One of my favourite films is Groundhog Day. Being forced to relive a single day forever seems both a fantastic daydream and a horrid nightmare. Now a cult classic, the film has garnered many fan interpretations. Some say that Phil’s trial of repetition and tedium represent our everyday lives. How each day seems the same, dull and meaningless, especially if we share Phil’s cynical worldview. The only way to break out of this depression is to carpe groundhog diem, and live our lives to the fullest.
Other fans claim the film is a Buddhist allegory. That each repeated day represents a reincarnation, and a new life on earth. Mankind, or in this case Phil, is trapped in an eternal cycle of Samsara, earthly suffering. But rather than poverty, disease, and war, his suffering takes the form of inclement weather and Sunny and Cher.
In order to break the cycle, Phil must attain enlightenment. By letting go of ego and desire, suffering can be transcended. Oddly, if this is so, the film represents enlightenment as getting a girlfriend. I’m not saying it’s a prefect fit, in fact the director, Harold Ramis, has outright denied any religious inspiration. But the theory certainly is interesting.
There’s another realm of popular entertainment which resembles Buddhist philosophy in this same superficial way: video games. Specifically, in the way checkpoints work in games. Mario is trapped in much the same way Phil is. He must run his way across World 1-1 over and over, suffering the slings and arrows of outrageous Koopas, until he finally gets it right. World 1-2 is the next step in his karmic succession.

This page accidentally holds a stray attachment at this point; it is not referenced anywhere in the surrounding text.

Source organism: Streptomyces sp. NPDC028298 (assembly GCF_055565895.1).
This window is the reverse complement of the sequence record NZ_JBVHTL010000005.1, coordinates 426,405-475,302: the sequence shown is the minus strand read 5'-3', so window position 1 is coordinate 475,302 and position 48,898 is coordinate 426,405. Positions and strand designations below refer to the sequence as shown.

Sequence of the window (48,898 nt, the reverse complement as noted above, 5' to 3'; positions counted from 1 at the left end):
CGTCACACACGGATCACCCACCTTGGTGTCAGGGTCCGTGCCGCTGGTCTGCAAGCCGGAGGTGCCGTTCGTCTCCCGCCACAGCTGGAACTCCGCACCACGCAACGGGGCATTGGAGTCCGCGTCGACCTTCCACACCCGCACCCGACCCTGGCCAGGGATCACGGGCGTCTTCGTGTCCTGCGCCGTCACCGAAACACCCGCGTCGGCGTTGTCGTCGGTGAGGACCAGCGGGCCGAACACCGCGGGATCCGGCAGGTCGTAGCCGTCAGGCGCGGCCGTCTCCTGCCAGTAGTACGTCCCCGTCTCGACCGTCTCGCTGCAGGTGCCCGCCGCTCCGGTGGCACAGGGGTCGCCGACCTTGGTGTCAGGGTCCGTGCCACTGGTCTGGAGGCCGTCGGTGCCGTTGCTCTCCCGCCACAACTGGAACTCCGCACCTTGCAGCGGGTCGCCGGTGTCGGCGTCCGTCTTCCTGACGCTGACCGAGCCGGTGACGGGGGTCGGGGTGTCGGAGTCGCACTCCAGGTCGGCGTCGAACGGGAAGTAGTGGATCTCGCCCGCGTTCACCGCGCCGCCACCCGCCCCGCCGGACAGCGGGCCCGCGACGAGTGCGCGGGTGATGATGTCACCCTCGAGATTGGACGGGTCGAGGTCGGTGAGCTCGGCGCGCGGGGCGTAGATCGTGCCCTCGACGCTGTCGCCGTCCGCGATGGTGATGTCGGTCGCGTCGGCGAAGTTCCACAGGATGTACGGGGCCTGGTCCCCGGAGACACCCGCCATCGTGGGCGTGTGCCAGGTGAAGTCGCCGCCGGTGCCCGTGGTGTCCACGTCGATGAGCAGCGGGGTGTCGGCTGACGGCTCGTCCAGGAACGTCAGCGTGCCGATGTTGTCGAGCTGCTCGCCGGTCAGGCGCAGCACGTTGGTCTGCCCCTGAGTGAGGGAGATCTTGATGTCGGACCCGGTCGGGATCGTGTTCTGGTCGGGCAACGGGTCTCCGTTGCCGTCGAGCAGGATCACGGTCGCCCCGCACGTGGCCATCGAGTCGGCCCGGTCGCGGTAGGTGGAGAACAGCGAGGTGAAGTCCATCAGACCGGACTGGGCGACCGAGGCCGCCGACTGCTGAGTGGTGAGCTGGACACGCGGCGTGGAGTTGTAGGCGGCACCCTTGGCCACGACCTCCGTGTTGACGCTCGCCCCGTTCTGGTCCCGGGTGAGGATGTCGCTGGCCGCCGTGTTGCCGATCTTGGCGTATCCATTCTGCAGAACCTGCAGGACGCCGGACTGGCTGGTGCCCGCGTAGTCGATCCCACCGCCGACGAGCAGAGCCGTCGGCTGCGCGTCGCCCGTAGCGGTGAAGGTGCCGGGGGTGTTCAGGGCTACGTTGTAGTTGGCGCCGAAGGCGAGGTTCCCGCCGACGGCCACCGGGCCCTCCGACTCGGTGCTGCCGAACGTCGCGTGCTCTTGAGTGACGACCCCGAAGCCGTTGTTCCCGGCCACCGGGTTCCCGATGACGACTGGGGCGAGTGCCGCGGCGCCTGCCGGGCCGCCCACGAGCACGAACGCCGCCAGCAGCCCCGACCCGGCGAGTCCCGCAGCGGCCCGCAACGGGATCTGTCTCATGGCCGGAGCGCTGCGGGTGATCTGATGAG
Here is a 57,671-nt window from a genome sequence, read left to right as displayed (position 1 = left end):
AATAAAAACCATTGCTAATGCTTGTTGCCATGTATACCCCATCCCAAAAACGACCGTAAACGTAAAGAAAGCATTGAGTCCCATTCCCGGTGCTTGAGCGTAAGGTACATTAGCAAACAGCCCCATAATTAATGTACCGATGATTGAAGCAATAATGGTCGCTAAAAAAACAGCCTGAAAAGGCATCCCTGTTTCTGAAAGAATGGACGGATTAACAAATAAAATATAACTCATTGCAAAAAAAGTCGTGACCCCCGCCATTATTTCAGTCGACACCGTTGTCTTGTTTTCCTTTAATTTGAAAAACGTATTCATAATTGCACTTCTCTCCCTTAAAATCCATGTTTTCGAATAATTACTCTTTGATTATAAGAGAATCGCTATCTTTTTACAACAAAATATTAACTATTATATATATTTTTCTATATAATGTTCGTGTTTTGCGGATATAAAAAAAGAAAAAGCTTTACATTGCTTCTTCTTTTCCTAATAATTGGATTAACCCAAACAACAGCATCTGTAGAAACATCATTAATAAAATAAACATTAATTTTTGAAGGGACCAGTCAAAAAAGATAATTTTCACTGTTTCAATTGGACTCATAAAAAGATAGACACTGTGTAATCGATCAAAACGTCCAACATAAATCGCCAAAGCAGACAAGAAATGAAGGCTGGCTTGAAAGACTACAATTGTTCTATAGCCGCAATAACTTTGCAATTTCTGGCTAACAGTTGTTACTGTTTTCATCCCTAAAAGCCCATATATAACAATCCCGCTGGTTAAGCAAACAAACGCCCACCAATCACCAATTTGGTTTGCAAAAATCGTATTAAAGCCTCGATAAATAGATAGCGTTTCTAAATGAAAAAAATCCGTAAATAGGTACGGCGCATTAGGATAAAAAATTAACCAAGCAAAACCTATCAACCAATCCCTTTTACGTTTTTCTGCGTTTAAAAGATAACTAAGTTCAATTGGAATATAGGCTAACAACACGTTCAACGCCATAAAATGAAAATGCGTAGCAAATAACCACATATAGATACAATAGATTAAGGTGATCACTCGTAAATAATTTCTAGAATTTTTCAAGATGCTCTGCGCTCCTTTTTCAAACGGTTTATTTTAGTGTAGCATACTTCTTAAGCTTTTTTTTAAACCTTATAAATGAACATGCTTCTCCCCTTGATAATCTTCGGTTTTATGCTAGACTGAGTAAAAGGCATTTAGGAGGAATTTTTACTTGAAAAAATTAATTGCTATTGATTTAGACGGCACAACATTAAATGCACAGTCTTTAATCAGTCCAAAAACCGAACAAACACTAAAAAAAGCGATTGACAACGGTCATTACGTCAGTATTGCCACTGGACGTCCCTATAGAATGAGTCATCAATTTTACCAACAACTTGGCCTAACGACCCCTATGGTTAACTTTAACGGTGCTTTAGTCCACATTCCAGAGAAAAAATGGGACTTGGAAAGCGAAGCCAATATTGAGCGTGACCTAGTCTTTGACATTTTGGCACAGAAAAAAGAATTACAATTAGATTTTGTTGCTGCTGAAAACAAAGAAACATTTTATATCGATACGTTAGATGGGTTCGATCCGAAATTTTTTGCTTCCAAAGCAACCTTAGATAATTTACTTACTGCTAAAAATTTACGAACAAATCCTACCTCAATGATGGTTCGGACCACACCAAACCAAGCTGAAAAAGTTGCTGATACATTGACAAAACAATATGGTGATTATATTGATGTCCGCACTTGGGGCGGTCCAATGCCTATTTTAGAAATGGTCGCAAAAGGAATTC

Every video game with checkpoints could be seen allegorically, as a quest for enlightenment. Each discrete attempt is even referred to as a “life” or a “man”. And if you go through too many lives without ascending, it’s back to square one. Now Buddhism doesn’t quite have this “three strikes and you’re out” policy, but souls do regress as punishment for living poorly, the same way Mario does for jumping poorly.
Some games, like Bioshock or World of Warcraft, even have your character be literally reincarnated after a death. Though neither game follows quite as clean a progression towards ‘enlightenment’ as the platformers of old, it is neat to see the connection between ‘reloading’ and ‘reincarnating’ being made.
The Zelda title Majora’s Mask has a particularly Groundhog-esque twist. In it, the Moon starts to fall, and a three-day countdown to the end of the world begins. But luckily, the player can control time to an extent. By bouncing around time and reliving those three days over and over, they can eventually prevent the apocalypse. Though since enlightenment is said to be some sort of blissful oblivion, saving the world and all its suffering is exactly the opposite conclusion you’d expect for breaking the loop.
Then again, I’m not saying the comparison is intentional. I don’t mean to imply some sort of massive Buddhist conspiracy within the ranks of game developers worldwide. It’s simply interesting when two unrelated systems end up with the same solution. Compare:
A religion or philosophy intends to answer questions about the nature of our universe, and the meaning of our lives. Buddhism puts forth that we are all trapped in cycles of birth and rebirth. We can only advance by living well, and can only be freed entirely by achieving a certain state.
A video game intends to challenge its players, both to extend the length of the game and to provide the satisfaction of growth or achievement. Many games do this by ‘trapping’ players in a level, a cycle of loading and reloading. They can only advance by playing well, and can only win entirely by achieving a certain goal.
And so, to complete the analogy, I should submit that Siddhartha Gautama must have had a game genie.